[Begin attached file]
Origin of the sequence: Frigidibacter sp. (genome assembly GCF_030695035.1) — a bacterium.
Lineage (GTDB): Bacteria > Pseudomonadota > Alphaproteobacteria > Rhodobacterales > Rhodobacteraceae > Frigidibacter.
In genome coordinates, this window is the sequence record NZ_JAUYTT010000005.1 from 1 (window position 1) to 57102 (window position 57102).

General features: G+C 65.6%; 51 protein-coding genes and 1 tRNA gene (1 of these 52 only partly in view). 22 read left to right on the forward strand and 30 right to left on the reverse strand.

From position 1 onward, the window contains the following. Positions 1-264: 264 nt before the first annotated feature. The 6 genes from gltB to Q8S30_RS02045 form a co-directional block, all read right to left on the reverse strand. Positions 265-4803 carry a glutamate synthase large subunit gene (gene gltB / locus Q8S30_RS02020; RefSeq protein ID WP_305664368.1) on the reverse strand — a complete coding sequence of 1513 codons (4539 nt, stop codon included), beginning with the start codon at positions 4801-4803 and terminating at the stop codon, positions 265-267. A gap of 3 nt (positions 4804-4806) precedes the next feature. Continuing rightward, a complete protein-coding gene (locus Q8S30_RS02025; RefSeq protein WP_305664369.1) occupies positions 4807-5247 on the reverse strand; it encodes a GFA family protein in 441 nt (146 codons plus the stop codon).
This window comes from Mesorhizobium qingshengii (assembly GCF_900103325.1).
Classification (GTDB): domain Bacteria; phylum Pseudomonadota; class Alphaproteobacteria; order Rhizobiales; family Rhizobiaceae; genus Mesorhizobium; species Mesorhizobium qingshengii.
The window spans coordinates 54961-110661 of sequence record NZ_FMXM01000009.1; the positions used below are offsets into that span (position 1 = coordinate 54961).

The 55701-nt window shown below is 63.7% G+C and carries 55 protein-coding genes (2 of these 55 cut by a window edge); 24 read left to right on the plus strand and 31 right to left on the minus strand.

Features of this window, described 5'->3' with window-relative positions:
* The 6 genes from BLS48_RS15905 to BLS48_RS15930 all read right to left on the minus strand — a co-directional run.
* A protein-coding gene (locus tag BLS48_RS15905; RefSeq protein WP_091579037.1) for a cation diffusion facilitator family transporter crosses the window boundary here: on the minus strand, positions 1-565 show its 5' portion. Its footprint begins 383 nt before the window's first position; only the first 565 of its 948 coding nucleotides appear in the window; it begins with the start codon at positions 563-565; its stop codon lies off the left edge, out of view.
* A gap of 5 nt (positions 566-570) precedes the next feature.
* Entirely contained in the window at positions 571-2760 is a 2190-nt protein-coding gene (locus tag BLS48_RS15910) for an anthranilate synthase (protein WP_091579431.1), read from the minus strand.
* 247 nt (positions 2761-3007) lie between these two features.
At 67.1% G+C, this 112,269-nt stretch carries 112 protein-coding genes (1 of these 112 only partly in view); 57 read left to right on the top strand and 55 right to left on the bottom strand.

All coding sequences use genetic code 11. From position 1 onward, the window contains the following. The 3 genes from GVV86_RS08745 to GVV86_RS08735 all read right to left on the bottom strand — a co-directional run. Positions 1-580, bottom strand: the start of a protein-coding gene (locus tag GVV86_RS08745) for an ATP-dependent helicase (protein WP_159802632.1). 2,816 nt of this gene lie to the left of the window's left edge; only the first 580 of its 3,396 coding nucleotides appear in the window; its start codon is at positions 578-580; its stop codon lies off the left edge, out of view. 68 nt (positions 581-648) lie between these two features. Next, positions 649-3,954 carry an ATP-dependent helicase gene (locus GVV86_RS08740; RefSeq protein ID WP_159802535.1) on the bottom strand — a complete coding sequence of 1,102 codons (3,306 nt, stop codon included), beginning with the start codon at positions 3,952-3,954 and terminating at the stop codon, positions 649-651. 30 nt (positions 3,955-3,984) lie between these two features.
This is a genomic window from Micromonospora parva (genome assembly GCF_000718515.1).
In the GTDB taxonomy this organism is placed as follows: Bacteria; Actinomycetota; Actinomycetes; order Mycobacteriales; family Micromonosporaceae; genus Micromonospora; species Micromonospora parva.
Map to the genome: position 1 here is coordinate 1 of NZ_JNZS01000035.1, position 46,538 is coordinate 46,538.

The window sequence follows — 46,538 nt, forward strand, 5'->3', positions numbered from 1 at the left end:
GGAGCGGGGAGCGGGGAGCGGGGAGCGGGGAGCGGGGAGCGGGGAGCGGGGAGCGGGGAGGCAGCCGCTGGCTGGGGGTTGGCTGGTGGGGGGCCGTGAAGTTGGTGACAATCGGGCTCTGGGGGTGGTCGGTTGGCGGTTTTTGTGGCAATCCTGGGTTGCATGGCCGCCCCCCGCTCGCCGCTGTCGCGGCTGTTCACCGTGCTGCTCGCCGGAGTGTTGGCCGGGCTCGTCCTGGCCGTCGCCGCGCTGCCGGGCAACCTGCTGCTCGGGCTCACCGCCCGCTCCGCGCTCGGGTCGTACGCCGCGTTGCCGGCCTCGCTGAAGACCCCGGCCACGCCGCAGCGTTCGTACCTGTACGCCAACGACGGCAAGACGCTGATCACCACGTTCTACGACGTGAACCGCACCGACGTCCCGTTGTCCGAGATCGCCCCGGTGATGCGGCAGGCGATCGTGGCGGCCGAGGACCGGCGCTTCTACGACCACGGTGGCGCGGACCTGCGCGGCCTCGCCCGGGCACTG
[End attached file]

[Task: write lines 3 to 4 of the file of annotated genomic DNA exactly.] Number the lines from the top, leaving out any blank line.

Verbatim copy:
In genome coordinates, this window is the sequence record NZ_JAUYTT010000005.1 from 1 (window position 1) to 57102 (window position 57102).

General features: G+C 65.6%; 51 protein-coding genes and 1 tRNA gene (1 of these 52 only partly in view). 22 read left to right on the forward strand and 30 right to left on the reverse strand.